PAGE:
how to learn electronic circuit design

Discussion in 'General Electronics Chat' started by Xufyan, Aug 2, 2011.

  1. Xufyan

    Thread Starter Member

    Aug 3, 2010
    Sometime i wonder what the hell resistor is doing in this circuit, sometimes i just confused seeing the internal circuitary of simple lamp or any other simple household items that can be build using a single switch and a battery then what the hell transistors and capacitors are doing there ?? i am just curious to learn circuit designing

    is there any book that teach us how to create your own circuits or simply circuit designing ?

    i am doing telecom engineering and we have so many eletronics subjects like Opamps and Osciallator, Electric Circuits, Electronic devices etc... but our teacher says since you're going to be a telecom engineering you'll not be taught circuit design :confused:

    without circuit designing these subjects are useless to learn,
  2. ErnieM

    AAC Fanatic!

    Apr 24, 2011
    Consider an artist verses someone who can "paint by numbers." The latter person is just doing rote fill in work, but if they keep at it then it may click way down deep how colors interact, how the impression of shapes and shading can play together, and the "why" that cannot be taught may spring to life and they begin to paint outside the lines and create new fresh art.

    Engineering can be broken down into analysis and synthesis. In analysis one learns how things work, how to calculate what a given device or circuit may do.

    Synthesis is very different as it starts with a desire and a blank piece of paper. One may know of certain established building blocks to do some functions but eventually something brand new must be created. How that new thing comes about I cannot tell you, for me it comes fourth whole from some silent part of my brain, as if that muse was not part of me.

    My muse does need to be fed, a constant stream of facts and details that are left to silently peculate and arise unbidden with some new design. It cannot be forced.

    Analysis can be taught, and it is analysis that feeds the muse.

    Synthesis cannot be taught.

    Learn whatever your teacher can teach you, it is not a futile effort.

  3. Wendy


    Mar 24, 2008
    Cookbooks are good ways to learn how other people solved problems, which is why I like them so much. After a while, you can use the alternate solutions in your projects.

    You hear people talk about "thinking outside the box". Many times this is code that they want to do something that isn't possible, but what it should mean is looking for ways to solve a problem that is not immediately obvious.

    For example, suppose you need a flasher where the battery life is a major issue. Do you really need alternate LEDs on all the time, or if they alternated and were on for a fraction of the time solve the battery life issue?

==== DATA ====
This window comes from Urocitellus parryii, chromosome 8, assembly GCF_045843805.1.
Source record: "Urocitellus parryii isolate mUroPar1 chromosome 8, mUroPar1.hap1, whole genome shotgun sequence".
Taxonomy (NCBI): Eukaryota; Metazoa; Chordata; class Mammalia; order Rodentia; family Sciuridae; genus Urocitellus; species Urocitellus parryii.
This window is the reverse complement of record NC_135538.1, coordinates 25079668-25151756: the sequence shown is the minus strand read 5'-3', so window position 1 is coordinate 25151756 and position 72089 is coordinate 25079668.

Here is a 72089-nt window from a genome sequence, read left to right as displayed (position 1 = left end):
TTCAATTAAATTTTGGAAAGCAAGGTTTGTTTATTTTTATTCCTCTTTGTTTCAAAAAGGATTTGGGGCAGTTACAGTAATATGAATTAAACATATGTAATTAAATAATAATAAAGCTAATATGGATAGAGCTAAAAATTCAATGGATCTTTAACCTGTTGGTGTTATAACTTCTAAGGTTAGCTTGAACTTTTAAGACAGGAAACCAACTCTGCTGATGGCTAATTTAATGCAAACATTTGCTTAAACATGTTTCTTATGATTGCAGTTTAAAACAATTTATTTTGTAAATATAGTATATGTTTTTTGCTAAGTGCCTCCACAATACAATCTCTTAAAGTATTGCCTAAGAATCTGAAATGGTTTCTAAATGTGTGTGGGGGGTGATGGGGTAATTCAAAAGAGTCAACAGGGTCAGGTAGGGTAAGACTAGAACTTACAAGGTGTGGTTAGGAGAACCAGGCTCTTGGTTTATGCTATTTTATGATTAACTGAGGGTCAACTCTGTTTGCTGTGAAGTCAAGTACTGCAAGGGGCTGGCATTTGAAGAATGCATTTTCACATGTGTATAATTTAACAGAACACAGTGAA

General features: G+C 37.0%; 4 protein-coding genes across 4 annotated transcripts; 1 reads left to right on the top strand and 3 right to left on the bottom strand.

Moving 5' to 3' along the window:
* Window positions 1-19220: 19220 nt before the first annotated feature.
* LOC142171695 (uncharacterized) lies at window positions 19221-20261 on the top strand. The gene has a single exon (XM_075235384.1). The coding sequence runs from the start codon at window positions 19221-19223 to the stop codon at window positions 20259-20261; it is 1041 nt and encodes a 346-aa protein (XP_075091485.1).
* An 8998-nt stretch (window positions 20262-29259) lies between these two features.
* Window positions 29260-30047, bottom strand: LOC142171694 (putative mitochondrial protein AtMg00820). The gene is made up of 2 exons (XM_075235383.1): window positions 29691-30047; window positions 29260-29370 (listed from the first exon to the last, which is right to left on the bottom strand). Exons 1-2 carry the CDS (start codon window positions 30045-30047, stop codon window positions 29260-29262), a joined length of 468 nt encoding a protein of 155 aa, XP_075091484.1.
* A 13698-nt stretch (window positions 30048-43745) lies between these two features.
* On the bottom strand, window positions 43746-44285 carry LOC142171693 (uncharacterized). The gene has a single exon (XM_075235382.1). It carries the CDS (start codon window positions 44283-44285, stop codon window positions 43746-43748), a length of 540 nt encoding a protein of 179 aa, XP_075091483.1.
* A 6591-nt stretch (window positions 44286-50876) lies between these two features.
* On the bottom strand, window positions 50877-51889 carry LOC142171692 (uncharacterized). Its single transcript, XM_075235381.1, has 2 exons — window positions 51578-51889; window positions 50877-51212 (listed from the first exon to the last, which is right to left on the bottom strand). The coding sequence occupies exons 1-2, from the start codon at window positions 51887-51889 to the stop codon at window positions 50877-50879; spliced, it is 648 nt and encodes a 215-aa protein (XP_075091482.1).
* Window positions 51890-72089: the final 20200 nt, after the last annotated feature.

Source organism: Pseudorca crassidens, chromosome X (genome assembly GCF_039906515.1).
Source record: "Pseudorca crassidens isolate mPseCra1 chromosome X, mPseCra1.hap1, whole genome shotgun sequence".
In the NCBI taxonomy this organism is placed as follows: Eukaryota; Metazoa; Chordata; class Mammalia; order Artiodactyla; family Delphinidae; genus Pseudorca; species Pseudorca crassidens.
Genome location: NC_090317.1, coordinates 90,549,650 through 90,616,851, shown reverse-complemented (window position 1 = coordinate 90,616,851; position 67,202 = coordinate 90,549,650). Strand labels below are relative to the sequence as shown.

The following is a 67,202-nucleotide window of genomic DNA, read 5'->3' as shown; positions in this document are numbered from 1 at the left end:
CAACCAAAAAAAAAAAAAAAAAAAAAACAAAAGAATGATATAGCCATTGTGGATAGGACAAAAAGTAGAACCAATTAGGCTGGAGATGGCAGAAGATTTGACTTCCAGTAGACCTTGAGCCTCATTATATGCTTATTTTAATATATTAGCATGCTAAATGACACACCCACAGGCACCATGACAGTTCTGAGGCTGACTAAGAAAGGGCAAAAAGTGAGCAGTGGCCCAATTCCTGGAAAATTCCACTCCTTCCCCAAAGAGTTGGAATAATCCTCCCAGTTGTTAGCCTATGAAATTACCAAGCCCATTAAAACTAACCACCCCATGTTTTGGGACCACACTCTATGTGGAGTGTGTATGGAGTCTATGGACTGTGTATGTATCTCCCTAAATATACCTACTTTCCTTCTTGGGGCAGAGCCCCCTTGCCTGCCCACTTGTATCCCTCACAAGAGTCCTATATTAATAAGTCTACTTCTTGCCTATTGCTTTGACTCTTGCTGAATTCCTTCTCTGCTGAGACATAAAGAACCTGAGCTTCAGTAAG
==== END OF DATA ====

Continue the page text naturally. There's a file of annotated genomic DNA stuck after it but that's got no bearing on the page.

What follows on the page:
4. Adjuster

    Late Member

    Dec 26, 2010
    Simple electrical appliances like electric lamps can be made without electronic gadgetry, as they were in the past. More sophisticated devices, like a lamp that lights when you touch it, or when the room gets dark, need more complex circuits. There is a value judgement as to whether the added cost, complexity, and potential unreliability is worthwhile.

    Your best course for now may be to do your best to learn the things that your teacher is willing to teach you, and think about more advanced things only once you have a better grasp of the basics.
    Captain Cycle likes this.
  5. Sparky49

    Well-Known Member

    Jul 16, 2011
    You might be surprised at what you can design - you just have to have a 'problem' to utilise your knowledge. Even with some basic knowledge you can do some pretty cool things. A lot can be done with some transistors, op amps and logic gates.

    When designing a circuit, think about what you want it to achieve. Then how do you think the circuit will do this? Start simple. What power source will you be using? A 9V battery? Sketch it down.

    Then what? A status led? Draw that down, but remember it needs a resistor to 'protect' it. Does the circuit need to count for a certain amount of time after some sort of trigger? If so, think what you can use. Perhaps a 555 timer in monostable. Draw all that out.

    See how by taking little steps you can create your own circuit? It may not be a super-dooper all-singing all-dancing circuit with a hundred ICs and crystals and bluetooth and all that stuff, but it's a circuit that you have made.

    I say, get a real grasp of the basic concepts, and then tweak them, join them, do whatever to create your own circuit. Good luck!:)
  6. Crispin


    Jul 4, 2011
    Nail on the head I think.

    I used to tinker, read endless books, studied electronics at school (some 20 years ago) but never really did anything great.

    My current solar project is a problem that needs a solution. I am having great fun designing and building it with knowledge I knew way back when (an lots of new stuff)

    Once you have a real problem / project you need a solution for, that is when you can be creative and use the seemingly disconnected ramblings your teacher is teaching you.
    Sparky49 likes this.
  7. EclecticElectric

    New Member

    Aug 3, 2011
    I absolutely agree with the above posts, there is a completely different perspective when you are trying to achieve something specific. Asking yourself the question "what goes into an electric circuit" can lead to endless possibilities and make it seem overwhelming. However, if you ask yourself "what goes into the circuity of a lamp" (using the example from above), it narrows it down quite a bit.

    Best of luck!